Identifying contributors to flaring
Applying an integrated flare and fuel gas monitoring system to identify and eliminate major contributors to refinery flaring.
Indian Oil Corporation
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People are often confused when it comes to flare monitoring. In a refinery, where hundreds of control valves, dump valves and pressure safety valves make their way into the list of causes, it can be difficult to monitor and minimise flaring.
It is a very complex task for a person to identify difficult and frequent occurrences of flaring, or to pinpoint contributors to flaring. Operators can come into contact with a huge list of split ranges and dead bands when they look into this matter. In addition, those responsible for flare monitoring may not have an in-depth knowledge of every process involved, thus making the issue more confusing.
Common reasons for flaring
A few common reasons for flaring (apart from acid gas flaring) in petrochemical plants and petroleum refineries are outlined below:
A. Imbalance in the fuel gas system
B. Process requirement where column overheads are operated at very low pressure (about 1 kg/cm2)
C. Dumping from the hydrogen header
D. Process abnormalities leading to flare
E. Process equipment abnormalities.
Point B above is a system requirement to reject lighter gas; it cannot be controlled.
Point E can be solved during a turnaround (if fouled) or by revamping (if under-designed). Points A, C and D can be addressed by effective monitoring of the system.
Trivial flaring points might nonetheless be identified or targeted as major contributors to flaring depending on the percent opening of control valves. To avoid any confusion, it is proposed to sort flaring points based on volumetric flow rate using the following formula:
This can be used to set the order and magnitude of flaring. The formula cannot predict the exact amount of flaring, but it can arrange flaring points in order of priority (see Table 1).
For all contributors to flaring, percent opening can be normalised on the basis of actual percent opening to flare, considering dead band and split range. This method can be adapted wherever a flaring measurement is missing or not reliable. For the above example, trivial Point A can be ignored and Points B and Point C can be focused upon to reduce the level of flaring.
The basis of the above equation to infer flaring is as follows:
At any point, the number of moles being flared through a control valve is α.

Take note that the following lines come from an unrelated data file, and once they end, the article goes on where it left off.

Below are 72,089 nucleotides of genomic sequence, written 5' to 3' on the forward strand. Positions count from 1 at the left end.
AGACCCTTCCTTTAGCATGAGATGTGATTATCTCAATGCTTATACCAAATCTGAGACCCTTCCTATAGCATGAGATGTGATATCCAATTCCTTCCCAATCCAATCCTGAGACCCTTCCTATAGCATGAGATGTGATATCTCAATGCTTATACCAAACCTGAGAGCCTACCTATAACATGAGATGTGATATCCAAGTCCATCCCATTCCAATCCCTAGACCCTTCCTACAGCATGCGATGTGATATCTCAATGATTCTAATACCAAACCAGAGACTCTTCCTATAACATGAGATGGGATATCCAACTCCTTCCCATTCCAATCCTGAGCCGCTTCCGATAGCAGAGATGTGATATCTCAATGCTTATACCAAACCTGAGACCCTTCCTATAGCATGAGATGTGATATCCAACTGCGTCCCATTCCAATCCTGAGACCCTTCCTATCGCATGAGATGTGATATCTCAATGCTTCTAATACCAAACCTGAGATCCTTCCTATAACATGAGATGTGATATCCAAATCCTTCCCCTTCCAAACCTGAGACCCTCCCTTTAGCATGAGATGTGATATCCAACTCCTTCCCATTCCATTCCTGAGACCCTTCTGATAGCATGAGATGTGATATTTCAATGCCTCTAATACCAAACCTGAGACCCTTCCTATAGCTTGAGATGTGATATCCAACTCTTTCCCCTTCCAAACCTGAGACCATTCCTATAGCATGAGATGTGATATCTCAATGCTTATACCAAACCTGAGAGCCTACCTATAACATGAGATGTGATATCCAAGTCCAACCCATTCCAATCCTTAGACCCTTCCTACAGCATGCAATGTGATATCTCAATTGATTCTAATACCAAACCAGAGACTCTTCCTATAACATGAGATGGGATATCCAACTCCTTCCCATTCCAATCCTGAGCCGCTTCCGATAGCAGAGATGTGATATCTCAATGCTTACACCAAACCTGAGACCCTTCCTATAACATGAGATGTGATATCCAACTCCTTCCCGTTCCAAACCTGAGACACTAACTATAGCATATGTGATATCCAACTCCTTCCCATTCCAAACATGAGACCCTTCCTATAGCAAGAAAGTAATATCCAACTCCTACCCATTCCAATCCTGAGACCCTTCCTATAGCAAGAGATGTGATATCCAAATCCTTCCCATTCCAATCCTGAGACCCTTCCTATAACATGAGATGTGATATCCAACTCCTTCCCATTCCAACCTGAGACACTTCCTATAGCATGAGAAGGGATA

For the number of moles present in a control valve port, n:
n = P * V/ (R * T)
n = P * π D3 (6 * R * T)
where P is the upstream pressure, T is the temperature and V is the volume of gas being flared. D is the diameter of the control valve port.
Because the temperature from the surge drum, from where most of the flaring takes place, is almost constant:
n =K*P*D3 (K is constant)
dividing by 100 on both sides
n/K/100 represents relative moles
Integrated flare and fuel gas monitoring sheet
Data for an online system can be imported directly from a real time database in Excel format. Flaring data should be retrieved on a five minutes average basis to make the system dynamic.
Flaring control valves can be arranged in order of maximum flaring by using the expression:
Pressure in kg/cm2 g *(c/v diameter in inch) 3*% opening
Fuel gas hydrogen generation and consumption data can be retrieved on a last one average basis to make it more reliable. These data can be sorted on the basis of their deviation from the last one week average. Based on this, deviation in the system can be identified to fix the actual problem.
All of these data can be integrated onto one sheet, an integrated flare and fuel gas monitoring sheet (see Figure 1). Continual updating of these data facilitates easy, one-click understanding of a fuel gas and flare system sheet dashboard.
Action to be taken can be incorporated into the sheet, based on the upper and lower limits of individual consumption points.
Predetermined disturbances should also be considered in order to determine a strategy to mitigate flaring. For instance, delayed coker unit drum change-over and FCC unit catalyst make-up lead to extra gas generation which will go to flare if not absorbed into the system.
Provision should also be made to highlight recovery of poor data as the system depends completely on the quality of data recovered.
The real time trends shown in Figures 2 to 4 demonstrate the effectiveness of a close monitoring system.
At present, there is no reliable and effective method for determining flaring from process units. The integrated system for flare and fuel gas monitoring described here will facilitate monitoring of a fuel gas and flare system at a glance.
It will also enhance operational competitiveness among the various operating units for achieving maximum reduction in flaring and fuel gas consumption. Hidden problems will be identified and resolved in an appropriate manner. For instance, a persistent problem may be resolved by the addition of a condenser or by more timely cleaning of a condenser.
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